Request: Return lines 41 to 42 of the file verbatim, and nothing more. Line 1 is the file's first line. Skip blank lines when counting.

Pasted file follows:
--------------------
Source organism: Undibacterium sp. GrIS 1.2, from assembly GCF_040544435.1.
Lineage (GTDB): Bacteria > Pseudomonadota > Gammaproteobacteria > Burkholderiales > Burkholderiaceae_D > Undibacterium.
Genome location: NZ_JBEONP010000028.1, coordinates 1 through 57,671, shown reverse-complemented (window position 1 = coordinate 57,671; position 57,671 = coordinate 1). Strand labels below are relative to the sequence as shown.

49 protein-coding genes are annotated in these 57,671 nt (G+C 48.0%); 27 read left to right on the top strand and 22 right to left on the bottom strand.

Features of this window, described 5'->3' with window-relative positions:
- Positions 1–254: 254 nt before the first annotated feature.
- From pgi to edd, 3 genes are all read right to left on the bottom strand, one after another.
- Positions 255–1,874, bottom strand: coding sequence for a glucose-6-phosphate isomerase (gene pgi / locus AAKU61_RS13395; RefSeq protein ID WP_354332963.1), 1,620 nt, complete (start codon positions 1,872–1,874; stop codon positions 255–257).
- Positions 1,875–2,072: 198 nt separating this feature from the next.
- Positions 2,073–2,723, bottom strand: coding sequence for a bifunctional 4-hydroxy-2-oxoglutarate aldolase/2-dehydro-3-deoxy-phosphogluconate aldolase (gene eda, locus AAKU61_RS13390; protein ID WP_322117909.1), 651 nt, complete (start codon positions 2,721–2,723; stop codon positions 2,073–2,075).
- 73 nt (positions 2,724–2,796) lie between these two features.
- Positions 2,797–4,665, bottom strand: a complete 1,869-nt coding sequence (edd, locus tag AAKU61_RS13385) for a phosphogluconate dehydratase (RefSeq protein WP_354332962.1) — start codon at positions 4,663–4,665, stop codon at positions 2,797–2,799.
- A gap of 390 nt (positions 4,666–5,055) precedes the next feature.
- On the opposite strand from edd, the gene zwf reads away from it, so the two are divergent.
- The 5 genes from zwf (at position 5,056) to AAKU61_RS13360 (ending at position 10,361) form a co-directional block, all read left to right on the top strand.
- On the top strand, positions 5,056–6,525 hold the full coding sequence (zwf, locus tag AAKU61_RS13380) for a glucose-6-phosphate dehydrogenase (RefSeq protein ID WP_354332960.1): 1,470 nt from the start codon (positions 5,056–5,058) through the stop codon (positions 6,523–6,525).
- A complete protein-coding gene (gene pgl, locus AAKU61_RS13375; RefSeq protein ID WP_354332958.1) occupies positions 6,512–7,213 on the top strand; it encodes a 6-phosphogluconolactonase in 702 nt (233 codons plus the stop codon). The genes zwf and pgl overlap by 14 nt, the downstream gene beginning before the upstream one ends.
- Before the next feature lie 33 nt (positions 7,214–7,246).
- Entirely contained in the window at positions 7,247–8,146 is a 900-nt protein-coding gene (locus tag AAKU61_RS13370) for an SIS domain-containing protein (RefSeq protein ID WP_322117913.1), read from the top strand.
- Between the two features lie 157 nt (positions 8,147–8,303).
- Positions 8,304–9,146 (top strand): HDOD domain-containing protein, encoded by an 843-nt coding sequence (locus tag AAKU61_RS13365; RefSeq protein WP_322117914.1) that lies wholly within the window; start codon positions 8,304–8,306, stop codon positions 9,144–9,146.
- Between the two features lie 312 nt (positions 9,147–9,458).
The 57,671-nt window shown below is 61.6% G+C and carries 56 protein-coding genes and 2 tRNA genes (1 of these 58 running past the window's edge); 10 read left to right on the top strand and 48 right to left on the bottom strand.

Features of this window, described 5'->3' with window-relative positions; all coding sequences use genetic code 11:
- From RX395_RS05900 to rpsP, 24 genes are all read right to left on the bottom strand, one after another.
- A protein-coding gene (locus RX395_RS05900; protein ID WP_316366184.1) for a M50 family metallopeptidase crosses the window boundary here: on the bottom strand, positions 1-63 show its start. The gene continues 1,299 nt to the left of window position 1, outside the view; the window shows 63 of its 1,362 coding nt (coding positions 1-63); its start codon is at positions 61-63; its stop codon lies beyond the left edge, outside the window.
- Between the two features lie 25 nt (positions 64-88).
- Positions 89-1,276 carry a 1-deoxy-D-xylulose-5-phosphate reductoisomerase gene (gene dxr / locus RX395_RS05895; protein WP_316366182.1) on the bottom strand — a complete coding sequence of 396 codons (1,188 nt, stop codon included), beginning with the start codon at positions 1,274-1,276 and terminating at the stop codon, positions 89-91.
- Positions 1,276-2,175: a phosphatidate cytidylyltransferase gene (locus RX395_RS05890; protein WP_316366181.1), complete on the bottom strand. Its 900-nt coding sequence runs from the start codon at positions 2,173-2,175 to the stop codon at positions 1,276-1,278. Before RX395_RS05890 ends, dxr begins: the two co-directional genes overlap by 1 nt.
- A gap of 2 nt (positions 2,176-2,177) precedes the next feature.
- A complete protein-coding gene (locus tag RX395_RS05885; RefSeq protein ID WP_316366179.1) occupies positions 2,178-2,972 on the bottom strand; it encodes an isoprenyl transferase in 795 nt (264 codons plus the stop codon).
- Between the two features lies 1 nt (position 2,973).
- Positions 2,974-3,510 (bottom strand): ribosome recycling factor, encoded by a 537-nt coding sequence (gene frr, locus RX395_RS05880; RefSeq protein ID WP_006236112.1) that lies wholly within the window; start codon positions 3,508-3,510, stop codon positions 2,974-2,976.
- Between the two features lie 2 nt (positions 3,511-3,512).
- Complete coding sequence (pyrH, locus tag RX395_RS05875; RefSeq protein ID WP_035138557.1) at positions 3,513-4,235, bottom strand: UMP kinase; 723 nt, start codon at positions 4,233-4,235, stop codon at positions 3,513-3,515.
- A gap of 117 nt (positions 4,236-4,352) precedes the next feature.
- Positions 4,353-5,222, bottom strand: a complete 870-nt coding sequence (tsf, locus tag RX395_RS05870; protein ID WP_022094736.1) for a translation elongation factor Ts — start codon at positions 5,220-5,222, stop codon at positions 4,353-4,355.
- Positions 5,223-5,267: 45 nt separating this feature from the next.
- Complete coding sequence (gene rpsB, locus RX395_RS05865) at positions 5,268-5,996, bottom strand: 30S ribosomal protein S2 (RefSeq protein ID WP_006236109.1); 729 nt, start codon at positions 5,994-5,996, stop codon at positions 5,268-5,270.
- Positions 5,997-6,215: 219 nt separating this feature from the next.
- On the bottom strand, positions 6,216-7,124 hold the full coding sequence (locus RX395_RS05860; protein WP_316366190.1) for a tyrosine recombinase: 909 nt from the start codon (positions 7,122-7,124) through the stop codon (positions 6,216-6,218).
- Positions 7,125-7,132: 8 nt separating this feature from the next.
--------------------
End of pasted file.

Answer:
- On the bottom strand, positions 6,216-7,124 hold the full coding sequence (locus RX395_RS05860; protein WP_316366190.1) for a tyrosine recombinase: 909 nt from the start codon (positions 7,122-7,124) through the stop codon (positions 6,216-6,218).
- Positions 7,125-7,132: 8 nt separating this feature from the next.